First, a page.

10 Lessons Learned from Almost Panicking in Front of 500+ People at TEDxCMU

"Any fool can act when everything is going right. The true test of an actor is what happens when everything starts going wrong." --A quote that TEDxCMU host Dr. Michael "Doc" Chemers shared with me after I delivered my speech Carnegie Melon Lecture Hall for TEDxCMU 2011

I had the great honor of delivering the opening speech for TEDxCMU (Carnegie Melon) this Sunday -- in the very same room that Randy Pausch delivered his deeply moving last lecture. The team of student organizers did a phenomenal job with every aspect of the event, and the entire day went of without a hitch….except for a 10-minute glitch that felt like a lifetime to the person on stage at the time. Me.

The Set-up (how it all went down)

15 minutes prior to my speech: I checked my slides and made sure the clicker was working. Check.

10 minutes prior: I started pacing slowly and taking deep breaths to work out any last minute adrenaline and nerves. Check.

5 minutes prior: I smiled up at an audience of 500 people as I was being introduced by Doc, knowing that the talk was also live streaming to 2,000+ people and being recorded to last for Internet eternity on YouTube. Check.

GAME TIME. I walked on stage and started my delivery.

5 minutes in: I turned around to check the large projector screen and realized that the audience couldn't see my slides. My subconscious toyed with the idea of panicking as the 18-minute clock on one of the monitors in front of me continued ticking down.

At that moment I had two choices:Street signs with two choices: panic or crush it.

  1. Shut down -- stutter, give up, panic, stop in my tracks. Wait at the front of the room like a deer in headlights (literally -- the lights were so bright I couldn't see the audience) until the problem was fixed and ask for a re-do, if that were even possible.
  2. Keep Going -- make light of the situation, play the hand I was dealt, and use the opportunity to absolutely crush it.

In a mix of conscious choice and the universe blessing me with the miracle of grace, I landed on option number two.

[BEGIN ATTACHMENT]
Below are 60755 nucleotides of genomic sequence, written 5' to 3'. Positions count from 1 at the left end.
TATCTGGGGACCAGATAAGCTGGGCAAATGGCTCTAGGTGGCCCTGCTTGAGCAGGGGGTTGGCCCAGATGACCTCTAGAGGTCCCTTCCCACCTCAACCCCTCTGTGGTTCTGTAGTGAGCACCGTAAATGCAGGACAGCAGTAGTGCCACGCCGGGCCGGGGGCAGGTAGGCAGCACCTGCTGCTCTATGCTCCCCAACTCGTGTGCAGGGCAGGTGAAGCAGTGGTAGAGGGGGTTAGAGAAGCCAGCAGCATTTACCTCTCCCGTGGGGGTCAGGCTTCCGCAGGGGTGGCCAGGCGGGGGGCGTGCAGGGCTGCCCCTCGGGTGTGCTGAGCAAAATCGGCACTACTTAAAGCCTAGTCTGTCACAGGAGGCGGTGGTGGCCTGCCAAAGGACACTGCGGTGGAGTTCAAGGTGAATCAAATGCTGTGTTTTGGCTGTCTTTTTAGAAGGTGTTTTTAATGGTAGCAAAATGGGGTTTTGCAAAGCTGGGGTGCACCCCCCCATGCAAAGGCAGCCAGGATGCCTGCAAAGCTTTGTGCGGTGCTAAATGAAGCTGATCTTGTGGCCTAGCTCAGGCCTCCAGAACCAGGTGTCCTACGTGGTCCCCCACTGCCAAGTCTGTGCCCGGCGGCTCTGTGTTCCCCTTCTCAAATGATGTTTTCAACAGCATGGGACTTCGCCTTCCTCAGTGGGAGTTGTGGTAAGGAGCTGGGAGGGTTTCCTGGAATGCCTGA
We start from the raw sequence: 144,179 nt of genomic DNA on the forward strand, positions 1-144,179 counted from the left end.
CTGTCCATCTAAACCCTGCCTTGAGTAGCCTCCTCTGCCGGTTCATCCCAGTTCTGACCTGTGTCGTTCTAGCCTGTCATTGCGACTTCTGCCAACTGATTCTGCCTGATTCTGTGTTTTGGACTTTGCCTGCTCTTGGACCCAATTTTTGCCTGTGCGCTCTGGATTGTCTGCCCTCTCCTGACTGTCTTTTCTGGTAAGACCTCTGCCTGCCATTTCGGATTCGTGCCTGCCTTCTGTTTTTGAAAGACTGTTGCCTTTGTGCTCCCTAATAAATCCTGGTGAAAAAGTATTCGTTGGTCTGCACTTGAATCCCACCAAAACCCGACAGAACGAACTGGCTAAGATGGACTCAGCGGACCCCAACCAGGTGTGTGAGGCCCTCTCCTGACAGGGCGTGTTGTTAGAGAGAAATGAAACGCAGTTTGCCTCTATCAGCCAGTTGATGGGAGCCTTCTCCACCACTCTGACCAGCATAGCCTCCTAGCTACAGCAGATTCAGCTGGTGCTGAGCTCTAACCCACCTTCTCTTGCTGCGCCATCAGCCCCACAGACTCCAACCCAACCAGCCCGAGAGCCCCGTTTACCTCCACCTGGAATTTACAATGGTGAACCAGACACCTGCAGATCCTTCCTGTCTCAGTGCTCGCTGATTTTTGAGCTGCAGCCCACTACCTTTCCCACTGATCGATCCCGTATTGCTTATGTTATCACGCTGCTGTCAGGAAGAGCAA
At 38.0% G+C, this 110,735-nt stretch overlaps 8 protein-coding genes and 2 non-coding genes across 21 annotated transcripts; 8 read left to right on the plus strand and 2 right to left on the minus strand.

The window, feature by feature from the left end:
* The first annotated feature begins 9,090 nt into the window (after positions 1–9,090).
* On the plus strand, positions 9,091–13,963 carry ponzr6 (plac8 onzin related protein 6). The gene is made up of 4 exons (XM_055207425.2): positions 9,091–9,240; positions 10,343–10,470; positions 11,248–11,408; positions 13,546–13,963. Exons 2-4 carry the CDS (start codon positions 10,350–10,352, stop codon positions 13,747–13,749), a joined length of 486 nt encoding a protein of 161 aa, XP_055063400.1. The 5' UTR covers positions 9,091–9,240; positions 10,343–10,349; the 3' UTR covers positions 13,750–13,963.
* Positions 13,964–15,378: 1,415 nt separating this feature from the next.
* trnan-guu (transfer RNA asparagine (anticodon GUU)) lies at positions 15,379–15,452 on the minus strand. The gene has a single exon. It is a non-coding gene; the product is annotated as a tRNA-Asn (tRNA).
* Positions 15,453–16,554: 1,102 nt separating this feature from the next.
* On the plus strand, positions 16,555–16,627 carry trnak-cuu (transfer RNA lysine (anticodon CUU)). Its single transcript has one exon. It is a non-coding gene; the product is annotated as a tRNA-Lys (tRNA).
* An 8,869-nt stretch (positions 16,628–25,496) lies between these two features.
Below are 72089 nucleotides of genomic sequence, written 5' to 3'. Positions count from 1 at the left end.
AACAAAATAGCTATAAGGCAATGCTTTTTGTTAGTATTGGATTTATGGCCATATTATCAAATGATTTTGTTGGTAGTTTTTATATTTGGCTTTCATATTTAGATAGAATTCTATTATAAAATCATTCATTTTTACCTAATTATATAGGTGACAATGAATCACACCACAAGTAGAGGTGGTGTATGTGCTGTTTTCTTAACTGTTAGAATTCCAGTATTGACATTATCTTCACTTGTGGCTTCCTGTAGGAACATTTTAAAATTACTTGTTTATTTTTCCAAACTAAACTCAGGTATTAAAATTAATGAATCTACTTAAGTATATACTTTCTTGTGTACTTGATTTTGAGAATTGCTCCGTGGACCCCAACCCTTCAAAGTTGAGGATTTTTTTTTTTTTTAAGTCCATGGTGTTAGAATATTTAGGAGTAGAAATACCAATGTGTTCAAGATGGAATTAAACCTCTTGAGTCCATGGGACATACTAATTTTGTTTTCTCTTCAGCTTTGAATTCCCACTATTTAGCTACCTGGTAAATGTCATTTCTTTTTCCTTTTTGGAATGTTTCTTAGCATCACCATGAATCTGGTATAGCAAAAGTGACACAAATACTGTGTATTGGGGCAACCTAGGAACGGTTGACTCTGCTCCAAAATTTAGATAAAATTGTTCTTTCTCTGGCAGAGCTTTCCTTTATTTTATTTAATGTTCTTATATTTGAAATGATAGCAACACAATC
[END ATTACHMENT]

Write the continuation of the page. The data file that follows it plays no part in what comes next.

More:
The Recovery

6 minutes in: "You can't see my slides, can you?" I asked the audience. They shook their heads. "Joke's on you I guess!" Everybody laughed.

I started to feel a bond forming…like the room was on my side. They knew I was climbing uphill with a 50-pound backpack at this point. "Geez…there's like 500 of you -- one of you could have said something!" I jokingly chided. They laughed again.

Jenny Blake Speaking at TEDxCMU (Carnegie Melon)

For the remaining majority of my 18-minute speech, I delivered my talking points from memory. The glitch wasn't anyone's fault -- a breaker had gone out somewhere -- but the technicians' fiddling with my slides (projected for all to see) made it even more complicated to deliver my speech in a way that still clearly got my message across AND made an impact.

~13 minutes in: My slides started working again (hallelujah!), and I was able to close with a few powerful images -- all while somehow staying under 18 minutes.

When I sat down, the host (Doc) and my friends Julie, Amber Rae and Charlie Hoehn whispered, "You killed it!" And I really needed to hear that…otherwise I might have started crying from the sheer overwhelm of it all.

Bolstered by their positive feedback, I exhaled…hands shaking slightly from the adrenaline. I smiled. I felt deeply proud of myself, and the response from the audience during breaks and in "keeper" emails was incredible. I could have given up but I didn't. I persevered.

In fact, as Amber pointed out -- the technical glitches, subsequent jokes, and smooth delivery endeared the audience to me and my content far more than I could have done on my own. I had earned more than their admiration…I had earned their respect.

As soon as I sat down, I knew that this whole snafu would make a great blog post. As you may know by now, I love turning challenging personal experiences into life lessons that we can all learn and grow from. In true-to-Jenny-Blake-form, here are:

10 Lessons I Learned from Almost Panicking in front of 500+ People During my TEDxCMU Speech

  1. Be careful what you wish for! Earlier that morning I said to Charlie and Amber (two other amazing speakers and friends) that I didn't have any good jokes for my speech, and yet I love to make audiences laugh. Oh well, I thought at the time with a shrug. HAH -- I got some jokes alright! I actually had the audience laughing throughout my speech -- thanks to the technical glitches. Lesson 1b: when the universe throws you a curve ball, laughter is the best way to knock the pitch out of the park. And you can't find humor if you're busy panicking.
  2. Practice and preparation MATTERS. In one of our prep calls, Charlie reminded me that coming across as natural and conversational comes from intense rehearsal. Practice and preparation are critical to nailing something you really care about. If I had not rehearsed (which I often don't), I would never have been able to deliver without my slides while watching a glitchy monitor and having the pressure of a countdown clock. P.S. For those who don't know Charlie, you must! He wrote the incredibly popular e-book, Recession Proof Graduate -- a must read for any recent grads looking for work or anyone looking to start a side hustle.